Western Hemisphere Shorebird Reserve Network

Shorebird Status

Click here to download an Excel spreadsheet of the Status of Shorebirds of Conservation Concern for the Western Hemisphere (updated 15 February 2007). Criteria used are:

Snowy plover
  1. small population size
  2. known or suspected population declines
  3. habitat loss or high threat of such loss
  4. (in a few cases) severe gaps in knowledge

There are 117 shorebirds species native to the Western Hemisphere. Of these, 11 species are classified as non-breeding visitors and 19 species are considered casual. Only nine species of shorebirds have broad breeding ranges that include some portions of North, Central and South America. There are 51 and 27 shorebird species that breed only in North and South America, respectively.

North American Species

The U. S. Shorebird Conservation Plan (USSCP), considers 53 species of shorebirds. Of these, the USSCP identifies seven species "highly imperiled" and 21 "species of high concern." Thus, more than half (28) of the 53 shorebird species that breed in North America are at grave risk.

The USSCP groups species as:

  • Global species — restricted to breeding in Canada or the U.S.
  • North American populations — occurring elsewhere in the northern or western hemispheres, with concern focused on North American breeding populations

Highly Imperiled

  • Global species
    • Piping Plover (Charadrius melodus)
    • Mountain Plover (Charadrius montanus)
    • Long-billed Curlew (Numenius americanus)
    • Buff-breasted Sandpiper (Tryngites subruficollis)
  • North American populations
    • Snowy Plover (Charadius alexandrinus)
    • Black-necked Stilt (Himantopus himantopus knudseni), Hawaiian population
    • Red Knot (Calidris canutus)

High Concern

  • Global species
    • American Golden-Plover (Pluvialis dominica)
    • Black Oystercatcher (Haematopus bachmani)
    • Solitary Sandpiper (Tringa solitaria)
    • Upland Sandpiper (Bartramia longicauda)
    • Bristle-thighed Curlew (Numenius tahitiensis)
    • Hudsonian Godwit (Limosa haemastica)
    • Marbled Godwit (Limosa fedoa)
    • Black Turnstone (Arenaria melanocephala)
    • Surfbird (Aphriza virgata)
    • Western Sandpiper (Calidris mauri)
    • Rock Sandpiper (Calidris ptilocnemis)
    • Short-billed Dowitcher (Limnodromus griseus)
    • American Woodcock (Scolopax minor)
    • Wilson's Phalarope (Phalaropus tricolor)
  • North American populations
    • Wilson's Plover (Charadrius wilsonia)
    • American Oystercatcher (Haematopus palliatus)
    • Whimbrel (Numenius phaeopus)
    • Bar-tailed Godwit (Limosa lapponica)
    • Ruddy Turnstone (Arenaria interpres)
    • Red Knot (Calidris canutus), populations other than Canadian Arctic-Atlantic Coast population
    • Sanderling (Calidris alba)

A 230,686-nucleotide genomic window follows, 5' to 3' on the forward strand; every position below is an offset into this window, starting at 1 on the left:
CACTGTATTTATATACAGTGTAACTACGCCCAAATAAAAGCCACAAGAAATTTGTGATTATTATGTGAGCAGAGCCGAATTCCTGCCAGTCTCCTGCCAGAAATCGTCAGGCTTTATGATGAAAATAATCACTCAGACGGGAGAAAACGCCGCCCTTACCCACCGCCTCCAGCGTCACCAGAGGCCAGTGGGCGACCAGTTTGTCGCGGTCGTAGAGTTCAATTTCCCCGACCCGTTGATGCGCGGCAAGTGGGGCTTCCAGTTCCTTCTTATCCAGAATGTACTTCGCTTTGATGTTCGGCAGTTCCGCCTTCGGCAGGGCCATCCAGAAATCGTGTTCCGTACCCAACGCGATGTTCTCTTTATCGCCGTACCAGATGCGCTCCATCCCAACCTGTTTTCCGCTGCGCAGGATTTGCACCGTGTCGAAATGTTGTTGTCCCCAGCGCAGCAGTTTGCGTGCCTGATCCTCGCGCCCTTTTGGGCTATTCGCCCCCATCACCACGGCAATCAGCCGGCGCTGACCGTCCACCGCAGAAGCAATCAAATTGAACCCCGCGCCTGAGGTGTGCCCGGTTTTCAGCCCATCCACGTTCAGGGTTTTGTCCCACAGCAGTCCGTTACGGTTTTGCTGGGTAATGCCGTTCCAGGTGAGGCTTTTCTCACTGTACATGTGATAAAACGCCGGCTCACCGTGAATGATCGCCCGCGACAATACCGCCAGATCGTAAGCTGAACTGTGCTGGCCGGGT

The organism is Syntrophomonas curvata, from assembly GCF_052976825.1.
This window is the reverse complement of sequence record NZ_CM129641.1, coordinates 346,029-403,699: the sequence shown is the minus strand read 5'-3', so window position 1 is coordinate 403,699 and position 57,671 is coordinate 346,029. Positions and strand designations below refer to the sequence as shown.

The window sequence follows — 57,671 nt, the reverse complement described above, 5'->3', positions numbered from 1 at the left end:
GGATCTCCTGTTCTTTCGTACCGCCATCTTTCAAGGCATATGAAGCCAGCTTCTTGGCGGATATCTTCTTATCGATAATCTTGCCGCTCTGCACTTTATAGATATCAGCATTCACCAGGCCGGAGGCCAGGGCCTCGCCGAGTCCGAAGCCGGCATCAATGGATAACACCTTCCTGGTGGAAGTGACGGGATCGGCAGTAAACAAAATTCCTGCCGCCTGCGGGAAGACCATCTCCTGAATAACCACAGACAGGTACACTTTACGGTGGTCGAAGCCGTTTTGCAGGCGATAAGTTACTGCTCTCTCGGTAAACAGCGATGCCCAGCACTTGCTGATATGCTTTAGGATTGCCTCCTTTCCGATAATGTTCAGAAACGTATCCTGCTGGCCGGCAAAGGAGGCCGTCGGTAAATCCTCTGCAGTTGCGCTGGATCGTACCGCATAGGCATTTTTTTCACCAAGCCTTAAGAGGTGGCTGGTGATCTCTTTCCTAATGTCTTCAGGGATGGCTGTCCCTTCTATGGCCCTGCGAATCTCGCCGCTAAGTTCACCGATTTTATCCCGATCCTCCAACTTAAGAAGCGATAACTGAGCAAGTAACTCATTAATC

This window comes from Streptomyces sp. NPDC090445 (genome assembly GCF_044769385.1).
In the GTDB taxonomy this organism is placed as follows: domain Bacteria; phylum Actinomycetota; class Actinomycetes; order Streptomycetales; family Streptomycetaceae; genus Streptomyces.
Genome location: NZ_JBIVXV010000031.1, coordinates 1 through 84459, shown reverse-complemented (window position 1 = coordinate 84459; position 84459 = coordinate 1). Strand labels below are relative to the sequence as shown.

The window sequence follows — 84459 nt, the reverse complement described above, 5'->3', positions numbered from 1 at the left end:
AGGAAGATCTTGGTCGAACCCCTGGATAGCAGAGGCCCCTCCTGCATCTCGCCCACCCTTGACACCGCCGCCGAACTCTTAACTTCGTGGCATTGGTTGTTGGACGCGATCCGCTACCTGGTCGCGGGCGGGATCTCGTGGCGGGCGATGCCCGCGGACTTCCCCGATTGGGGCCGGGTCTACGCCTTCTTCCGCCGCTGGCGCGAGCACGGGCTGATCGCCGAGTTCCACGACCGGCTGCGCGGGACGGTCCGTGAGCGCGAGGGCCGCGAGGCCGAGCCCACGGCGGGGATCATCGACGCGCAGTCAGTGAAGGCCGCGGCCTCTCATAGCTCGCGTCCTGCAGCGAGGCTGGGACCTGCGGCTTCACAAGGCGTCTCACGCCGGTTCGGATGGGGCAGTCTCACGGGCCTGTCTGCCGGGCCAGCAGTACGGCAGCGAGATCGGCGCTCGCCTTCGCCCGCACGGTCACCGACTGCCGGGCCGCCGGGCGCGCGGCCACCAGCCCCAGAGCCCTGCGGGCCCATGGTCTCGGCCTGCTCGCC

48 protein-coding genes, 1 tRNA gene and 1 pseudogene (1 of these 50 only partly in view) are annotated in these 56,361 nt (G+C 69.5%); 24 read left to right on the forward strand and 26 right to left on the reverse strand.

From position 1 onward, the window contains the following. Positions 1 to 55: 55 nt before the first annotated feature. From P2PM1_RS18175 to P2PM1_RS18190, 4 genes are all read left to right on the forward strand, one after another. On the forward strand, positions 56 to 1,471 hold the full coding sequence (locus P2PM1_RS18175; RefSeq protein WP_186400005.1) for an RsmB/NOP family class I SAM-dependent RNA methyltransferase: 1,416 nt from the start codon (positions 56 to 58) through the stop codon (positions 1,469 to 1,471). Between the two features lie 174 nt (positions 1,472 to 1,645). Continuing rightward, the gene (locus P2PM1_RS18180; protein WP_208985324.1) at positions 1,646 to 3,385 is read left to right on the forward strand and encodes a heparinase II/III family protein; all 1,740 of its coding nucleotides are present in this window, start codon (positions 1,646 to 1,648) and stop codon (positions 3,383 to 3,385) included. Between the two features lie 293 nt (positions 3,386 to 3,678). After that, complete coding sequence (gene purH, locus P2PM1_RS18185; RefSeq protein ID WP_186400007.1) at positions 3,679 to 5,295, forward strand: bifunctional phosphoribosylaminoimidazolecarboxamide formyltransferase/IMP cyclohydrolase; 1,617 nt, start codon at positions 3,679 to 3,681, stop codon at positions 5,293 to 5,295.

• Dunlin (Calidris alpina), Alaska-East Asian and Alaska-Pacific Coast populations

For further information about this shorebird species assessment, go to U. S. Shorebird Conservation Plan and Council: Assesments, and click on "Priority Shorebirds — August 2004."

For information about the updated shorebird population estimates, go to U. S. Shorebird Conservation Plan and Council: Assesments, and click on "Biogeographic Shorebird Populations of WHSRN Thresholds — December 2005."

South American Species

Much less is known about the 27 shorebird species that do not breed in North America, often called the Neotropical shorebirds. In fact, they are one of the least well-known groups of shorebirds in the world. WHSRN and partners in South America are committed to resolving this problem through research and conservation action.

Neotropical Shorebirds Species List:

  • Peruvian Thick-knee (Burhinus superciliaris)
  • Pied Lapwing (Vanellus cayanus)
  • Southern Lapwing (Vanellus chilensis)
  • Andean Lapwing (Vanellus resplendens)
  • Puna Plover (Charadrius alticola)
  • Two-banded Plover (Charadrius falklandicus)
  • Rufous-chested Dotterel (Charadrius modestus)
  • Diademed Plover (Phegornis mitchellii)
  • Tawny-throated Dotterel (Oreopholus ruficollis)
  • Magellanic Plover (Pluvianellus socialis)
  • Magellanic Oystercatcher (Haematopus leucopodus)
  • Blackish Oystercatcher (Haematopus ater)
  • Andean Avocet (Recurvirostra andina)
  • Wattled Jacana (Jacana jacana)
  • South American Painted-Snipe (Nycticryphes semicollaris)
  • South American Snipe (Gallinago paraguaiae)
  • Puna Snipe (Gallinago andina)
  • Noble Snipe (Gallinago nobilis)
  • Giant Snipe (Gallinago undulata)
  • Fuegian Snipe (Gallinago stricklandii)
  • Andean Snipe (Gallinago jamesoni)
  • Imperial Snipe (Gallinago imperialis)
  • Rufous-bellied Seedsnipe (Attagis gayi)
  • White-bellied Seedsnipe (Attagis malouinus)
  • Gray-breasted Seedsnipe (Thinocorus orbignyianus)
  • Least Seedsnipe (Thinocorus rumicivorus)
  • Snowy Sheathbill (Chionis albus)